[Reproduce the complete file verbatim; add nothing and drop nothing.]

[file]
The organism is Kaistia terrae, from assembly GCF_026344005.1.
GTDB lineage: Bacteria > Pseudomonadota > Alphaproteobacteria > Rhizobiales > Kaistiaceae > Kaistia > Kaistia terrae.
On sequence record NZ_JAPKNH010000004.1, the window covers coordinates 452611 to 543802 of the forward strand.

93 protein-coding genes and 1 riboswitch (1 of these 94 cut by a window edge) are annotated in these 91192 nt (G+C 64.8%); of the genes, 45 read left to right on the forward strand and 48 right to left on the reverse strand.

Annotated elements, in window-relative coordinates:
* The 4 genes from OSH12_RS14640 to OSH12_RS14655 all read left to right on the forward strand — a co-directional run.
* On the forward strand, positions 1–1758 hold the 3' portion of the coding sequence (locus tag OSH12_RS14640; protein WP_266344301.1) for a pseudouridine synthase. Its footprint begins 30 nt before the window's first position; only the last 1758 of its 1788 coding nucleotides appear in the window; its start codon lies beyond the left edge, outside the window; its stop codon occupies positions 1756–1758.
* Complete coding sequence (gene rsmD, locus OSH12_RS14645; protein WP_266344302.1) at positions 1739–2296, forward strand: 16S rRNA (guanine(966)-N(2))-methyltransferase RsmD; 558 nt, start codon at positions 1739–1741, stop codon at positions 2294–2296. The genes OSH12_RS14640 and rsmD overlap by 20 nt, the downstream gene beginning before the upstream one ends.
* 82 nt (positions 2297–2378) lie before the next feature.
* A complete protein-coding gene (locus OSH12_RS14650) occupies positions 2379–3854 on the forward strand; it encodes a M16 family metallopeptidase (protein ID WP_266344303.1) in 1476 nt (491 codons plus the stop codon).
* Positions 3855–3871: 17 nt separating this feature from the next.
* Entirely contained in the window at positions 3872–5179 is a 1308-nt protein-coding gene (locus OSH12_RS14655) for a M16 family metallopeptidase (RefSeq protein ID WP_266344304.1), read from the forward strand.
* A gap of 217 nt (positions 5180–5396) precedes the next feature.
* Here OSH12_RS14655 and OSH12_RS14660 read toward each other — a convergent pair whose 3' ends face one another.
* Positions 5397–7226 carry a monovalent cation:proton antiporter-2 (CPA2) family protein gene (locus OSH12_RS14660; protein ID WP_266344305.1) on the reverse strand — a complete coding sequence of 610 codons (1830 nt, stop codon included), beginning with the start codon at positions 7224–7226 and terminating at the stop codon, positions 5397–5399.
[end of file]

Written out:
The organism is Kaistia terrae, from assembly GCF_026344005.1.
GTDB lineage: Bacteria > Pseudomonadota > Alphaproteobacteria > Rhizobiales > Kaistiaceae > Kaistia > Kaistia terrae.
On sequence record NZ_JAPKNH010000004.1, the window covers coordinates 452611 to 543802 of the forward strand.

93 protein-coding genes and 1 riboswitch (1 of these 94 cut by a window edge) are annotated in these 91192 nt (G+C 64.8%); of the genes, 45 read left to right on the forward strand and 48 right to left on the reverse strand.

Annotated elements, in window-relative coordinates:
* The 4 genes from OSH12_RS14640 to OSH12_RS14655 all read left to right on the forward strand — a co-directional run.
* On the forward strand, positions 1–1758 hold the 3' portion of the coding sequence (locus tag OSH12_RS14640; protein WP_266344301.1) for a pseudouridine synthase. Its footprint begins 30 nt before the window's first position; only the last 1758 of its 1788 coding nucleotides appear in the window; its start codon lies beyond the left edge, outside the window; its stop codon occupies positions 1756–1758.
* Complete coding sequence (gene rsmD, locus OSH12_RS14645; protein WP_266344302.1) at positions 1739–2296, forward strand: 16S rRNA (guanine(966)-N(2))-methyltransferase RsmD; 558 nt, start codon at positions 1739–1741, stop codon at positions 2294–2296. The genes OSH12_RS14640 and rsmD overlap by 20 nt, the downstream gene beginning before the upstream one ends.
* 82 nt (positions 2297–2378) lie before the next feature.
* A complete protein-coding gene (locus OSH12_RS14650) occupies positions 2379–3854 on the forward strand; it encodes a M16 family metallopeptidase (protein ID WP_266344303.1) in 1476 nt (491 codons plus the stop codon).
* Positions 3855–3871: 17 nt separating this feature from the next.
* Entirely contained in the window at positions 3872–5179 is a 1308-nt protein-coding gene (locus OSH12_RS14655) for a M16 family metallopeptidase (RefSeq protein ID WP_266344304.1), read from the forward strand.
* A gap of 217 nt (positions 5180–5396) precedes the next feature.
* Here OSH12_RS14655 and OSH12_RS14660 read toward each other — a convergent pair whose 3' ends face one another.
* Positions 5397–7226 carry a monovalent cation:proton antiporter-2 (CPA2) family protein gene (locus OSH12_RS14660; protein ID WP_266344305.1) on the reverse strand — a complete coding sequence of 610 codons (1830 nt, stop codon included), beginning with the start codon at positions 7224–7226 and terminating at the stop codon, positions 5397–5399.